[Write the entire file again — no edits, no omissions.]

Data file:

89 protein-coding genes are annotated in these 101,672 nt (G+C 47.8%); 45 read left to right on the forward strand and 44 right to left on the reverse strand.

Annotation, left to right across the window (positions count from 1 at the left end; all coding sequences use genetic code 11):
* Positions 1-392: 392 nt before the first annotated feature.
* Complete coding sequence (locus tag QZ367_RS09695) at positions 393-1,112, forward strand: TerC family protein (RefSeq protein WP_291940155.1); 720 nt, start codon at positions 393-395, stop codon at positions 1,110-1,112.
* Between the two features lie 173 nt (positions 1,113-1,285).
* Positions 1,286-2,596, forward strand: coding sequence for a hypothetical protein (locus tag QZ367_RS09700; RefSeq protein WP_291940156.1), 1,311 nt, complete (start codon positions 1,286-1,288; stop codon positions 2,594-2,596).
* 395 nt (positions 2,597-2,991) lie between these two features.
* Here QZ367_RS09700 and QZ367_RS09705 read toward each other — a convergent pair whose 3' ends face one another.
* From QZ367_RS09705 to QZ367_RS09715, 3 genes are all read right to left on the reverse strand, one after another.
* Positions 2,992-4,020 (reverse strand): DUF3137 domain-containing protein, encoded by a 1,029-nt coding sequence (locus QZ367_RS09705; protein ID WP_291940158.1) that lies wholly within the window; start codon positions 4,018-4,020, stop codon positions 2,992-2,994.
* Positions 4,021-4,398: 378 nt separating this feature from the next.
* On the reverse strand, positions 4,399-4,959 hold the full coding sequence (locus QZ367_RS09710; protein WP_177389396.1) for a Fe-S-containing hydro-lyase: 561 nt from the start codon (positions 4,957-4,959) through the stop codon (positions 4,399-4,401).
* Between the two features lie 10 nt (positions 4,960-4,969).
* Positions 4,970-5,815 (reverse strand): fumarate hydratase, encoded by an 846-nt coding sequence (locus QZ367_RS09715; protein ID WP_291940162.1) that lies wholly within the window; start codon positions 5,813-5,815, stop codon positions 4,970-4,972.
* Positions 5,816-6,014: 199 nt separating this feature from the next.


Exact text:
89 protein-coding genes are annotated in these 101,672 nt (G+C 47.8%); 45 read left to right on the forward strand and 44 right to left on the reverse strand.

Annotation, left to right across the window (positions count from 1 at the left end; all coding sequences use genetic code 11):
* Positions 1-392: 392 nt before the first annotated feature.
* Complete coding sequence (locus tag QZ367_RS09695) at positions 393-1,112, forward strand: TerC family protein (RefSeq protein WP_291940155.1); 720 nt, start codon at positions 393-395, stop codon at positions 1,110-1,112.
* Between the two features lie 173 nt (positions 1,113-1,285).
* Positions 1,286-2,596, forward strand: coding sequence for a hypothetical protein (locus tag QZ367_RS09700; RefSeq protein WP_291940156.1), 1,311 nt, complete (start codon positions 1,286-1,288; stop codon positions 2,594-2,596).
* 395 nt (positions 2,597-2,991) lie between these two features.
* Here QZ367_RS09700 and QZ367_RS09705 read toward each other — a convergent pair whose 3' ends face one another.
* From QZ367_RS09705 to QZ367_RS09715, 3 genes are all read right to left on the reverse strand, one after another.
* Positions 2,992-4,020 (reverse strand): DUF3137 domain-containing protein, encoded by a 1,029-nt coding sequence (locus QZ367_RS09705; protein ID WP_291940158.1) that lies wholly within the window; start codon positions 4,018-4,020, stop codon positions 2,992-2,994.
* Positions 4,021-4,398: 378 nt separating this feature from the next.
* On the reverse strand, positions 4,399-4,959 hold the full coding sequence (locus QZ367_RS09710; protein WP_177389396.1) for a Fe-S-containing hydro-lyase: 561 nt from the start codon (positions 4,957-4,959) through the stop codon (positions 4,399-4,401).
* Between the two features lie 10 nt (positions 4,960-4,969).
* Positions 4,970-5,815 (reverse strand): fumarate hydratase, encoded by an 846-nt coding sequence (locus QZ367_RS09715; protein ID WP_291940162.1) that lies wholly within the window; start codon positions 5,813-5,815, stop codon positions 4,970-4,972.
* Positions 5,816-6,014: 199 nt separating this feature from the next.